USSR, Lenfilm, 1962, 99 minutes
Scriptwriter: Vasily Aksyonov
Director: Viktor Sokolov
Choreographer: Natalia Dudinskaya
Cast: Vladimir Kolokoltsev, Iya Arepina, Vladimir Emelyanov, Valentina Belyaeva, Leonid Bykov
In 1961, Vasily Aksyonov, the author of the acclaimed story "A Ticket to the Stars" (1961), wrote a script under the provisional title "I'm in Tow" and offered it to the Lenfilm studio. The party bureau criticized it, calling it "ideologically harmful" and "pessimistic". There was even a proposal to abolish the script department, since its employees could not provide the studio with ideologically correct scripts. But at the artistic council, the script department defended its positions. “The protagonist could grow into a future Gagarin” - that was the main argument. And so "I'm in Tow" went to director Vladimir Sokolov and went into production under the title "When the Bridges are Raised".
“There are certain difficulties in the choice of young male actors. It is not so easy to find young performers for the leading roles”, director Viktor Sokolov reported on the filming progress. (Sokolov V. Predstoit bol'shaia interesnaia rabota [A Lot of Interesting Work Ahead] // Kadr [Shot] (L.). 1961. 17. October 14. S. 3.) For Vladimir Kolokoltsev, this was not the first big film role. In Genrikh Gabay’s “The Green Van (1959), he had played a former high school student who joined the criminal investigation department, charming and cheerful. In Sokolov’s film, the actor appeared in a different way. Valerka’s wide smile hid a poorly concealed melancholy. After the film’s release, the Soviet press accused the director of the absence of "a bunch of thoughts about life" (Velednikov V. Nizhe vozmozhnostei avtora [Below the Author’s Capabilities] // Sovetskii ekran [The Soviet Screen] (M.). 1963. 6. S. 6.). But where could this "bunch" come from? It’s not so easy to go into space, and the war is long over. And so the sea beckons Valerka - no thoughs about the bright Soviet future, only dreams of personal happiness, which does not come. The girl he loves rejects him, choosing to carve out her own life, but she also does not really succeed in it... From a photo, meanwhile, Audrey Hepburn looks at her, reminding her: “Do not miss your chance”. So Inga tries her best, even agrees to a job "no worse than any other", to sell lottery tickets. Perhaps she will also get the one that will bring her luck?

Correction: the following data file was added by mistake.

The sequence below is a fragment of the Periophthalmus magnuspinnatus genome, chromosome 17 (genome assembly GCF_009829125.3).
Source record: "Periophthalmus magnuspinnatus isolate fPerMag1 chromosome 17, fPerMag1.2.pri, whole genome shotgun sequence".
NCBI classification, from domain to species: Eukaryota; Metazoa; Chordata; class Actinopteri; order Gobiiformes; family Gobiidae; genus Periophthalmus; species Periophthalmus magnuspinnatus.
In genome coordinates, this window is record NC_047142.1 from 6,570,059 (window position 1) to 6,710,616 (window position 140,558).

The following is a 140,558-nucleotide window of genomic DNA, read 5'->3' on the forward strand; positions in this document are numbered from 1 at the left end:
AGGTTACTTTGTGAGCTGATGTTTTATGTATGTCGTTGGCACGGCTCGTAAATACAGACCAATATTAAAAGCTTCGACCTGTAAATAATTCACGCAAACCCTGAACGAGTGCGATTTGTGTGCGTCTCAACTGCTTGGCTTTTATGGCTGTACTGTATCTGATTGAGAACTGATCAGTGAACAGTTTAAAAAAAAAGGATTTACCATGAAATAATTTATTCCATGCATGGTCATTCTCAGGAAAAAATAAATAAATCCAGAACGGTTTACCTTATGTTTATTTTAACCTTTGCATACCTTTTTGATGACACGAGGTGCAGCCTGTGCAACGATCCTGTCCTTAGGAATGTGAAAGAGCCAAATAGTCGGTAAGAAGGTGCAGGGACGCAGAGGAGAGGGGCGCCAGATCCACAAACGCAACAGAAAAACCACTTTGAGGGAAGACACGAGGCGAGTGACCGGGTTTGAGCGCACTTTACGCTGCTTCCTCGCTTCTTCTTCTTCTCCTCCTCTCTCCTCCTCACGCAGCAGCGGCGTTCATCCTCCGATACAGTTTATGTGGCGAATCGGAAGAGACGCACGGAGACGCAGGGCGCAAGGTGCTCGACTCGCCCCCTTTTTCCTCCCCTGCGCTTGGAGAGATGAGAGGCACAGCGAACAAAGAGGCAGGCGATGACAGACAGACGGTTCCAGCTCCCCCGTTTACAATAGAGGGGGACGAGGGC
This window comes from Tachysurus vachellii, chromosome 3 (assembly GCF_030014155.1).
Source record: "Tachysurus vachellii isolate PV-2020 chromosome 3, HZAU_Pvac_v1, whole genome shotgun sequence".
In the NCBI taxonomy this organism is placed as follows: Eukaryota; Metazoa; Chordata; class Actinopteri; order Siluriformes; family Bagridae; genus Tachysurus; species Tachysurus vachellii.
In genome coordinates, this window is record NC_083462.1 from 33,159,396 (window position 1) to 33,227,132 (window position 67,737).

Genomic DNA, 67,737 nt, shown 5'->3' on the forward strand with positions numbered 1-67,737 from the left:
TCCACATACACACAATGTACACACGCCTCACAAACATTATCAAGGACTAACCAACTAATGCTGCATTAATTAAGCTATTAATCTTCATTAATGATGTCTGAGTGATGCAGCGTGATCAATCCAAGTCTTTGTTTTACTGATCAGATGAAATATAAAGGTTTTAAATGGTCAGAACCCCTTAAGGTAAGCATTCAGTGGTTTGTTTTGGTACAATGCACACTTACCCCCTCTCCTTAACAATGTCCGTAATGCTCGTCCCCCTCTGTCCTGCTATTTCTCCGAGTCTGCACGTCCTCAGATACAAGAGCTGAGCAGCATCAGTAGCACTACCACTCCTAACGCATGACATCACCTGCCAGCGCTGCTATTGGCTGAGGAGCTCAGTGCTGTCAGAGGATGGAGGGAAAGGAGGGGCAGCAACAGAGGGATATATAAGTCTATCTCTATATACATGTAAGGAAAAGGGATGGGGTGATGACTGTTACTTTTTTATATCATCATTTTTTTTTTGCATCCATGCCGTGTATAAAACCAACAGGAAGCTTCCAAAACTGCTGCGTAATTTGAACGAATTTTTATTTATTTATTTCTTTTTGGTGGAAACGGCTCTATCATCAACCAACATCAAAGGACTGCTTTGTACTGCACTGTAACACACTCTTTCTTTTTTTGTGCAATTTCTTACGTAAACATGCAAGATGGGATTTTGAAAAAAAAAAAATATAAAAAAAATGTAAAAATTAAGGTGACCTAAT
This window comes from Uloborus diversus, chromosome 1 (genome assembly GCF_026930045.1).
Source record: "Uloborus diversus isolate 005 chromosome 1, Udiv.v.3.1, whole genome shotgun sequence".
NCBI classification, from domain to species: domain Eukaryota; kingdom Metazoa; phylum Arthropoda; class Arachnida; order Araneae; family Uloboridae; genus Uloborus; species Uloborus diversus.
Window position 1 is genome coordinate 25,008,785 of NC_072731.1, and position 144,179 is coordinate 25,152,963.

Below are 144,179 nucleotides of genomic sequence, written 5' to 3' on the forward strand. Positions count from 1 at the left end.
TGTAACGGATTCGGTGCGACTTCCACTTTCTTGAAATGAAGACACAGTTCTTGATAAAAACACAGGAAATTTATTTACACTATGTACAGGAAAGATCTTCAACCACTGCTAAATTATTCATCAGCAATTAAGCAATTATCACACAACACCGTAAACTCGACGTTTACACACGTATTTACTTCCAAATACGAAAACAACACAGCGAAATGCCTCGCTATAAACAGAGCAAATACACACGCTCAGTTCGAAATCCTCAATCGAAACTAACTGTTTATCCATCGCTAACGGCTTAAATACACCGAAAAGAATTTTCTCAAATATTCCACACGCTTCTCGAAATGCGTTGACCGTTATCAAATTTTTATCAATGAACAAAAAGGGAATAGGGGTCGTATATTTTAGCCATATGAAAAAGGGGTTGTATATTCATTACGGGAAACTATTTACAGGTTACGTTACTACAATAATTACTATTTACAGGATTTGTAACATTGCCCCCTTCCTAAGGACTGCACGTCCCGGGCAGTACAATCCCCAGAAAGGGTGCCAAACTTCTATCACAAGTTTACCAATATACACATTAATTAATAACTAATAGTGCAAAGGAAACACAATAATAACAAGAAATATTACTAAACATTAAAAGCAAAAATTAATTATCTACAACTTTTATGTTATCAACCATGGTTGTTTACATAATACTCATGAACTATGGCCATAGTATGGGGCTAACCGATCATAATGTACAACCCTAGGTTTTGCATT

At the level of the plot, Sokolov has everything layed out and predicted. But although the ending of the film with Valerka’s successful employment in the port seems artificial and made-up, just to hint about the happy future of the young builder of communism and to condemn Inga who sells lottery tickets, the sincere intonation of the director redeems everything.
All paths are open to yesterday’s tenth graders. Valera chooses the most romantic profession: he plans to become a sea captain and go on distant voyages. But until Valerka passes the entrance exam to the nautical school, he is destined to sail only on an old harbor tug.